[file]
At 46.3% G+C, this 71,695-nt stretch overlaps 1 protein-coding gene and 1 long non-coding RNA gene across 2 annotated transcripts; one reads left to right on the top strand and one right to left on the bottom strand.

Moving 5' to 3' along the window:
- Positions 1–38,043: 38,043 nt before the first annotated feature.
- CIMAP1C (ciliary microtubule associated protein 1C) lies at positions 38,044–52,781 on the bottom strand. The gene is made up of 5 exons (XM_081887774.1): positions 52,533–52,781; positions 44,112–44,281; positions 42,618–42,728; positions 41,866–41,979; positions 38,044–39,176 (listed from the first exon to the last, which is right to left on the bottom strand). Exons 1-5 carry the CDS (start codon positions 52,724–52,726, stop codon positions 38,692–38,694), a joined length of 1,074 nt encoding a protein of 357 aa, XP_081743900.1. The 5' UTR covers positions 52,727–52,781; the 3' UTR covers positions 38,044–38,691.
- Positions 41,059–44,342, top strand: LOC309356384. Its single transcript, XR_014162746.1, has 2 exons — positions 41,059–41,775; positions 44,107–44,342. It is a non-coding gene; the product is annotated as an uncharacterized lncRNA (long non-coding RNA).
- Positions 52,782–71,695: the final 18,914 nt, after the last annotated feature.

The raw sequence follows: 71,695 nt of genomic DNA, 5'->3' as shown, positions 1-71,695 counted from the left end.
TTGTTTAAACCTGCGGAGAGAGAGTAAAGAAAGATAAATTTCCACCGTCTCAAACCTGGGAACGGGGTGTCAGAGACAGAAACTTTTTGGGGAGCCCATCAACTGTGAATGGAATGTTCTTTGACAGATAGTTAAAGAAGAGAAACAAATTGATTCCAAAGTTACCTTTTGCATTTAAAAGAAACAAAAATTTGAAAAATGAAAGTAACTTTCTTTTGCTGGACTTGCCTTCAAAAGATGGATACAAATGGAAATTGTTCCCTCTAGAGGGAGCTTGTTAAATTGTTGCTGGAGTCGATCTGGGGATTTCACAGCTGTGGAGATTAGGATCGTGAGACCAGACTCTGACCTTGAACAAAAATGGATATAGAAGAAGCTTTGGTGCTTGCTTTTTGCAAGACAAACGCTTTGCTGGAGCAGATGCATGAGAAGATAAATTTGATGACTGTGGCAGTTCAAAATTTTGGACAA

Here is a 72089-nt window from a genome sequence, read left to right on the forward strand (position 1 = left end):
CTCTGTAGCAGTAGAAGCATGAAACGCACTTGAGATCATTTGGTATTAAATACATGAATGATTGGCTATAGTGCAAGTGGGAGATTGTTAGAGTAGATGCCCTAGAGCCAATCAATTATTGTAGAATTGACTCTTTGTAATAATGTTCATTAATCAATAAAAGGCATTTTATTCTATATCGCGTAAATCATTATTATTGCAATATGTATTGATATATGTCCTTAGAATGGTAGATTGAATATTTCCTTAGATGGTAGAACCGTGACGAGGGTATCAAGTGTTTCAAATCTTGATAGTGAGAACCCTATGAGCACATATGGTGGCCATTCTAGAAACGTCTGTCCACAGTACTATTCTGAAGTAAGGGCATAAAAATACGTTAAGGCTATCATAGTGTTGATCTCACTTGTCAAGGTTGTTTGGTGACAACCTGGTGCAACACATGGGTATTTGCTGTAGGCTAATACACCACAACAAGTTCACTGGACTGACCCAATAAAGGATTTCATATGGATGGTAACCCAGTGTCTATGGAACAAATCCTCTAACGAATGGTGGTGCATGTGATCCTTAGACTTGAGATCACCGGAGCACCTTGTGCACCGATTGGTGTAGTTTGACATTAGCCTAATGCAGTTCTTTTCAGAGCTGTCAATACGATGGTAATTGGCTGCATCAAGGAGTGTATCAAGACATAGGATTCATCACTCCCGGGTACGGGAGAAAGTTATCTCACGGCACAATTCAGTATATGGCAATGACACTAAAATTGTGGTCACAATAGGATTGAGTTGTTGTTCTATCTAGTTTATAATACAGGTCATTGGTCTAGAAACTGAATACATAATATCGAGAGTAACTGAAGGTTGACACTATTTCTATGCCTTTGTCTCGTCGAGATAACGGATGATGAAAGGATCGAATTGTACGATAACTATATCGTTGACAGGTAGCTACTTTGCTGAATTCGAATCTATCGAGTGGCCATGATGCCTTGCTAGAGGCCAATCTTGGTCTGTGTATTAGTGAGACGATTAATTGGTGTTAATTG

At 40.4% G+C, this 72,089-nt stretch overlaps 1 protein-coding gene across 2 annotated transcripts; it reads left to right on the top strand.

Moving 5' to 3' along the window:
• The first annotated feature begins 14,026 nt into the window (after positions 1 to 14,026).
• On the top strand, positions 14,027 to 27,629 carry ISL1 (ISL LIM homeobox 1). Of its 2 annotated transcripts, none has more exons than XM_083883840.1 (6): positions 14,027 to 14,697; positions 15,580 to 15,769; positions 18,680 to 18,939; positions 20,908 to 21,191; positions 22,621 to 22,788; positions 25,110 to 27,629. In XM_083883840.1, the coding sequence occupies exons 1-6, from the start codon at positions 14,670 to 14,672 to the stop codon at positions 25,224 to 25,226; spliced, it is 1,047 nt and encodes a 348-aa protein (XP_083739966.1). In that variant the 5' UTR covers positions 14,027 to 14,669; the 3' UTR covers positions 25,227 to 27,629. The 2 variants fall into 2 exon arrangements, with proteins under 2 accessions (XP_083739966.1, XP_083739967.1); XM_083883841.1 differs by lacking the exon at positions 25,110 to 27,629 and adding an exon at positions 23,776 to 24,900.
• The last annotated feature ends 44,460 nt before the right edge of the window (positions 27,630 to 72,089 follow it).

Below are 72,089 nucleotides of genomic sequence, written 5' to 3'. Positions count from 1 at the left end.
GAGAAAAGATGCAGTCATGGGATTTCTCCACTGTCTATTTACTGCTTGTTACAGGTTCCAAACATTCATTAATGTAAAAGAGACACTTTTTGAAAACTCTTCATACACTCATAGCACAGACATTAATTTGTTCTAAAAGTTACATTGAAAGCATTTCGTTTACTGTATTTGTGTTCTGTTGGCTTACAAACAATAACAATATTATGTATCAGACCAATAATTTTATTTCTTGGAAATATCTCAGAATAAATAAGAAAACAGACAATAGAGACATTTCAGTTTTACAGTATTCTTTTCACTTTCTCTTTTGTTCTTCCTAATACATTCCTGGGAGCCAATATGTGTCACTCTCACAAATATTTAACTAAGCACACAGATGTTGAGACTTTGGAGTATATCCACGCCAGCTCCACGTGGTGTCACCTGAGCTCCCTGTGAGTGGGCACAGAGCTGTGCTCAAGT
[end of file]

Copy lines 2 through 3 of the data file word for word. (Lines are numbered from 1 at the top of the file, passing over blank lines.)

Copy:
Moving 5' to 3' along the window:
- Positions 1–38,043: 38,043 nt before the first annotated feature.